The Canadian Real Estate Association (CREA) has updated its housing market forecast for sales activity in 2017 and 2018.
Housing market trends continue to differ considerably among regions along four general themes: British Columbia, the Greater Golden Horseshoe, provinces that are dependent on oil and natural resources, and everywhere else.
Ontario home sales have picked up after the lows reached this past summer due to sales trends in the Greater Golden Horseshoe, but will remain well below the peak reached earlier this year. Recently-announced changes to mortgage regulations for 2018 may be motivating some home buyers to make purchases now, before the new rules come into effect in January.
In British Columbia, sales activity has improved. This is due to rising activity in the Fraser Valley and on Vancouver Island, causing home sales in the province to settle midway between the highs reached in early 2016 and the lows in late 2016.
In Alberta, Saskatchewan and Newfoundland and Labrador, all natural resource-intensive provinces, sales activity is still low amid ample supply. As a result, average prices have leveled off in Alberta and lessened in Saskatchewan and Newfoundland and Labrador.
In Manitoba, Eastern Ontario, Quebec, New Brunswick, Nova Scotia and Prince Edward Island, sales activity has been steadily improving. Along with lowered supply, housing markets in these regions have become more solid, and average prices have been increasing.
CREA’s previous forecast, which was published in September, identified changes to mortgage rules as a key downside risk. When tighter mortgage regulations for 2018 were announced, this prediction proved to be accurate. The new rules make it more difficult for potential home buyers with more than a 20 per cent down payment to qualify for a mortgage, among other things. According to the CREA, the vast majority of Canadian mortgages are low-ratio mortgages.
Recent Bank of Canada research suggests that once tightened mortgage rules come into effect, they will lead to reduced sales activity in housing markets across the country, especially in and around Toronto and Vancouver. In addition, with some home buyers likely to make a home purchase before these new rules come into effect next year, home sales may suffer in the first half of 2018 as a result. Meanwhile, other potential buyers are expected to delay their purchase in order to save up a larger down payment before purchasing, which is anticipated to create a modest improvement in sales activity in the second half of 2018. These factors have caused CREA to narrow its forecast decline in sales activity in 2017 and revise its sales forecast downward for 2018.
The predicted decline in home sales activity in the first half of 2018 due to decreased housing affordability from tighter mortgage regulations may be lessened by a number of factors. Some buyers may qualify for a smaller mortgage by purchasing a lower-priced home, while others may choose to lengthen the amortization period when financing their home purchase.
National sales activity is expected to fall by four per cent to 513,900 units by the end of 2017. The majority of this decline reflects declining activity in Ontario, where sales fell sharply over the spring and summer following the announcement of the province’s Fair Housing Plan in April. Although British Columbia is forecast to record nearly 9,000 fewer sales in 2017, this decline will be almost completely offset by higher sales activity in Quebec and Alberta.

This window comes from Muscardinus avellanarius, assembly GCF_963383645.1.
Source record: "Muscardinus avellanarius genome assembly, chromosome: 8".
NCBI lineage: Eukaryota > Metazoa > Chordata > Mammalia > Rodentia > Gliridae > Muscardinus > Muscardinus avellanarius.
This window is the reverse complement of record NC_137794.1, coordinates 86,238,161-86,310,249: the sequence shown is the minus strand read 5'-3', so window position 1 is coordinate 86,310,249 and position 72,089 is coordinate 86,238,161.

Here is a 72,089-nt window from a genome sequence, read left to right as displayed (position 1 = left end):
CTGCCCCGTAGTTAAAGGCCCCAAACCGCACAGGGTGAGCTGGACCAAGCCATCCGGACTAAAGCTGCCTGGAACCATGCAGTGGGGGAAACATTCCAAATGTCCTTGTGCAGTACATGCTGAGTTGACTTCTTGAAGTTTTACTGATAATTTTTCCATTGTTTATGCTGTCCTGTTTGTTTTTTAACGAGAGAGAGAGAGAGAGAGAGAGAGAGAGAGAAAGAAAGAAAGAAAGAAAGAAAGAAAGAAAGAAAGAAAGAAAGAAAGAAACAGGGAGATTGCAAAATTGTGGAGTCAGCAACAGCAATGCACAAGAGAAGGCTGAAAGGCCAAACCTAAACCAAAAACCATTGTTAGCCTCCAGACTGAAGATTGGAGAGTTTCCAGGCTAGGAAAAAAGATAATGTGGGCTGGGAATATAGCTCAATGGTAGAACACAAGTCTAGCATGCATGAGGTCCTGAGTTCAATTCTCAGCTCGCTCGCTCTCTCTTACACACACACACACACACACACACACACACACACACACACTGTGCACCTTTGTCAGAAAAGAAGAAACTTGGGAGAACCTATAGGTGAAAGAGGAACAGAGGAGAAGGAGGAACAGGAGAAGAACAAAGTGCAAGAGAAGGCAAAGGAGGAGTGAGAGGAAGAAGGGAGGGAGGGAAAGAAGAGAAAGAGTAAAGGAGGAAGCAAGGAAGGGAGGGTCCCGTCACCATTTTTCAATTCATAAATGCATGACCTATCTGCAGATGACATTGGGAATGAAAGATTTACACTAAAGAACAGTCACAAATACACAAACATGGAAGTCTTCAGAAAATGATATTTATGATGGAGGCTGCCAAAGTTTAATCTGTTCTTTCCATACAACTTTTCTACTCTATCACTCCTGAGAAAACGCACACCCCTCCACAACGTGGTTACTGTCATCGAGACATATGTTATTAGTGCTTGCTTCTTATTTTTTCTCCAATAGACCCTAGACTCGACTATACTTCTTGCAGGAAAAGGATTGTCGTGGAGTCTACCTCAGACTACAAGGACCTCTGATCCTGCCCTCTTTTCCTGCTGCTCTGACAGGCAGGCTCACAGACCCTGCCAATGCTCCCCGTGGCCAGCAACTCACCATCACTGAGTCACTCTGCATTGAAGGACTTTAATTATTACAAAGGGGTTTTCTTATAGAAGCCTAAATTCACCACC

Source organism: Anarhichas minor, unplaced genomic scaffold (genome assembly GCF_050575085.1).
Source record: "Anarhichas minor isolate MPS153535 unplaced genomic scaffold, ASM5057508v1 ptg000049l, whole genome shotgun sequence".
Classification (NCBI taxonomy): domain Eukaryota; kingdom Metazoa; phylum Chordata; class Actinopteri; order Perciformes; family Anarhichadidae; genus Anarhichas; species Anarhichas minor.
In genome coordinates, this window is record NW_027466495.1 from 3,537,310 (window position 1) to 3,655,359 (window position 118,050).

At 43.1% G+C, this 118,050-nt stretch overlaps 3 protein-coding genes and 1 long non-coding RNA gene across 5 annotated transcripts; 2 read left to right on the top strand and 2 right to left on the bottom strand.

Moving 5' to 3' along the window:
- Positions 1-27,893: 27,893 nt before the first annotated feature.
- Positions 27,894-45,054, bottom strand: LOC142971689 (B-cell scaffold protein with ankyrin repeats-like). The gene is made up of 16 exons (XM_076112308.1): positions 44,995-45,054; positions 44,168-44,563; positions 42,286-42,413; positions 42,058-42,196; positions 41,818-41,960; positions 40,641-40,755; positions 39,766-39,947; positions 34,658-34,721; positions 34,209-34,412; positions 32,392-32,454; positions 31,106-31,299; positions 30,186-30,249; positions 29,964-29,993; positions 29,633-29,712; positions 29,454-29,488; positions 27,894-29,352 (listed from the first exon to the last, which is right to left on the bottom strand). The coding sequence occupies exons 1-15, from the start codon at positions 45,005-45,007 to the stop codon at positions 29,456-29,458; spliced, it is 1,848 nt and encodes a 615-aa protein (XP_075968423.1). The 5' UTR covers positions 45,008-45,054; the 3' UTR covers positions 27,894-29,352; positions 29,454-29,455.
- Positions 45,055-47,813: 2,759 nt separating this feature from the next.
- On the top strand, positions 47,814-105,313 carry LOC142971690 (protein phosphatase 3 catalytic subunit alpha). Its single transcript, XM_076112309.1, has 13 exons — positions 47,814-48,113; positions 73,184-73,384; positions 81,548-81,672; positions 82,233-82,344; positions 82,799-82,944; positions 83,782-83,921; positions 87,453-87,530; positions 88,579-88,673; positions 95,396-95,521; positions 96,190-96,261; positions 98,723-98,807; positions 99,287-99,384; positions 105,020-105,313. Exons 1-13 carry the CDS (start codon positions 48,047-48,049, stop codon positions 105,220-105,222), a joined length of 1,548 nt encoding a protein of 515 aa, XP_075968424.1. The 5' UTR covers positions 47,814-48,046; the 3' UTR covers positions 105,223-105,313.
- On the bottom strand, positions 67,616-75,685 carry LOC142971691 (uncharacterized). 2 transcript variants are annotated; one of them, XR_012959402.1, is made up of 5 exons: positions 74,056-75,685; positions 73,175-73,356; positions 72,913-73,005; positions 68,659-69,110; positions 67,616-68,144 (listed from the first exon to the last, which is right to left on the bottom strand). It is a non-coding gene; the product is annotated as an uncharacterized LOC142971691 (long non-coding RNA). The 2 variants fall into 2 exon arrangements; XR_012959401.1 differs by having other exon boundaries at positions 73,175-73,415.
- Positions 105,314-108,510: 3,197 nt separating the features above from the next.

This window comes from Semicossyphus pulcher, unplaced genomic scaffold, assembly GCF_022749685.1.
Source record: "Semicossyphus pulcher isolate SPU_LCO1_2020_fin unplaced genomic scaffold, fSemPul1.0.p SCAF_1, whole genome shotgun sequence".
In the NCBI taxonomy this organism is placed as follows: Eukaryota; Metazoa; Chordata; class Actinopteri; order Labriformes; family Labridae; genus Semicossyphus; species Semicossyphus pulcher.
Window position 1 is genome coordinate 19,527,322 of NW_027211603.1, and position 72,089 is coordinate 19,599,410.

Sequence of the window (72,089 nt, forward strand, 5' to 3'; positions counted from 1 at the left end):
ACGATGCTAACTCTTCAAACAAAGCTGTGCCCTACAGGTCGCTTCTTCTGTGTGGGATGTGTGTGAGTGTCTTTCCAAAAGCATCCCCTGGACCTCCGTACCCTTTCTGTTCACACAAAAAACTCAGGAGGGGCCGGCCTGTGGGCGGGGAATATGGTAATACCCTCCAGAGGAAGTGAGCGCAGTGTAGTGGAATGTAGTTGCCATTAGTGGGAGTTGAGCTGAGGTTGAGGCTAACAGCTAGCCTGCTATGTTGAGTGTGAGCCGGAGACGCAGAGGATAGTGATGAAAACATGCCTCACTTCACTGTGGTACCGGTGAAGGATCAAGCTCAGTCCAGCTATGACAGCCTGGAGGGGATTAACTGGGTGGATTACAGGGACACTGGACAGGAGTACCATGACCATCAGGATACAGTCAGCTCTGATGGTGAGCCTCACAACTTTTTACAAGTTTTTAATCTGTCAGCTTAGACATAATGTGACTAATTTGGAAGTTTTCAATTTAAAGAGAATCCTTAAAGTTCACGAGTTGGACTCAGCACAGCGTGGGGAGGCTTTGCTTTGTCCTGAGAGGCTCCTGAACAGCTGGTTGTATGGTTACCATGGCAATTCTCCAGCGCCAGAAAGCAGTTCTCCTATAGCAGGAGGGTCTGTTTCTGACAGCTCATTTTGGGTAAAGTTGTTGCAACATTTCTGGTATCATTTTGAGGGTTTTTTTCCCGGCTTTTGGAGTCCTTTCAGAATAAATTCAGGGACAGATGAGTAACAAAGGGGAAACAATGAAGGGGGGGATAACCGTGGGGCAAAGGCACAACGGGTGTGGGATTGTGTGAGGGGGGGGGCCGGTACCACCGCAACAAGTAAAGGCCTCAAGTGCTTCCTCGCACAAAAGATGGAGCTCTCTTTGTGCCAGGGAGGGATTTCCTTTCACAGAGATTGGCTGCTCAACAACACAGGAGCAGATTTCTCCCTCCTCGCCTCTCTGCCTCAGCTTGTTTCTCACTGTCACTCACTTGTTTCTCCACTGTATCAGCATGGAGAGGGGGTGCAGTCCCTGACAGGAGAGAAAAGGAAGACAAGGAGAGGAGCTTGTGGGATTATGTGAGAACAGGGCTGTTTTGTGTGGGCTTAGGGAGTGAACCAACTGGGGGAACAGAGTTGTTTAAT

The national average price of a home is expected to reach $510,400 this year, an increase of 4.2 per cent compared to 2016. In recent years, average home prices have been heavily skewed by large swings in British Columbia and Ontario sales, especially for higher-priced single family homes.
Meanwhile, home prices in Eastern Ontario, Quebec, New Brunswick, Nova Scotia and Prince Edward Island have been climbing following years of firming market conditions. On the other end of the spectrum, home prices remained relatively level or eased slightly in Alberta, Saskatchewan and Newfoundland and Labrador.
In 2018, national sales transactions are projected to fall 5.3 per cent to 486,600 year-over-year, which equals more than 27,000 transactions. This is a downward revision of about 8,500 sales from CREA’s previous housing market forecast.
The overwhelming majority of the expected decline in sales next year is due to a decline in Ontario sales, with activity projected to remain well below the record levels seen in early 2017. CREA expects the new mortgage rules to lower home sales in 2018 in all provinces except Quebec and Newfoundland and Labrador.
Based on research by Altus Group, the expected annual decline of more than 27,000 sales from 2017 to 2018 translates to a decrease of $1.1 billion in economic activity and nearly 12,000 fewer jobs.
The national average price is predicted to fall 1.4 per cent to $503,100 in 2018, largely due to a record number of higher-priced home sales in and around Toronto in the first half of 2017 that is not expected to repeat in 2018.
New mortgage rules and further interest rate increases are expected to further restrain sales in Greater Vancouver and Greater Toronto. As a result, the average price of a home is projected to hold steady in British Columbia in 2018, and decline by 2.2 per cent in Ontario.
In an extension of current trends, the average price of a home is expected to climb in Quebec, New Brunswick and Nova Scotia next year. However, price gains in 2018 will be restrained in all markets by tougher mortgage qualification criteria for low-ratio mortgages, which will impact higher-end home sales activity.
Keeping with 2017 trends, average prices in Alberta, Saskatchewan and Newfoundland and Labrador are expected to either remain level or edge back slightly in 2018.